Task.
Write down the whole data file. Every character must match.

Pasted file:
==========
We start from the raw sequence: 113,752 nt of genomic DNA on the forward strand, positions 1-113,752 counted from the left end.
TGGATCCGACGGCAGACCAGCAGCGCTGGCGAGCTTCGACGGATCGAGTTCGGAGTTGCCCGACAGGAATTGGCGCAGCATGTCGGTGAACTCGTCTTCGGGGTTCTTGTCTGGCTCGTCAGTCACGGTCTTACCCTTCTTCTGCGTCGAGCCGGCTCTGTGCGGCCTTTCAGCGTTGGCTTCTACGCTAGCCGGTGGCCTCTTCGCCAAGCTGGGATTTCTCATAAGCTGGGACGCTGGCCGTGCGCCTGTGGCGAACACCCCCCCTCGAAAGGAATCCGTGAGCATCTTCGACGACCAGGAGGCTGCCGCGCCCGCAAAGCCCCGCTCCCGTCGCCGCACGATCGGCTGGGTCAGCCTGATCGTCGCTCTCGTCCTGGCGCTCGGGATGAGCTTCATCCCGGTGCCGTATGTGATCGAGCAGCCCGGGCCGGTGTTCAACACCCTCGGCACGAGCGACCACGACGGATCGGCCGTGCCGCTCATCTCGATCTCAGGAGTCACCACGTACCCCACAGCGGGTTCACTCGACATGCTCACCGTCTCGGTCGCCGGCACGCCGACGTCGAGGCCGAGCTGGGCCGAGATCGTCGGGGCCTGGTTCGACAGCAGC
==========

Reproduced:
We start from the raw sequence: 113,752 nt of genomic DNA on the forward strand, positions 1-113,752 counted from the left end.
TGGATCCGACGGCAGACCAGCAGCGCTGGCGAGCTTCGACGGATCGAGTTCGGAGTTGCCCGACAGGAATTGGCGCAGCATGTCGGTGAACTCGTCTTCGGGGTTCTTGTCTGGCTCGTCAGTCACGGTCTTACCCTTCTTCTGCGTCGAGCCGGCTCTGTGCGGCCTTTCAGCGTTGGCTTCTACGCTAGCCGGTGGCCTCTTCGCCAAGCTGGGATTTCTCATAAGCTGGGACGCTGGCCGTGCGCCTGTGGCGAACACCCCCCCTCGAAAGGAATCCGTGAGCATCTTCGACGACCAGGAGGCTGCCGCGCCCGCAAAGCCCCGCTCCCGTCGCCGCACGATCGGCTGGGTCAGCCTGATCGTCGCTCTCGTCCTGGCGCTCGGGATGAGCTTCATCCCGGTGCCGTATGTGATCGAGCAGCCCGGGCCGGTGTTCAACACCCTCGGCACGAGCGACCACGACGGATCGGCCGTGCCGCTCATCTCGATCTCAGGAGTCACCACGTACCCCACAGCGGGTTCACTCGACATGCTCACCGTCTCGGTCGCCGGCACGCCGACGTCGAGGCCGAGCTGGGCCGAGATCGTCGGGGCCTGGTTCGACAGCAGC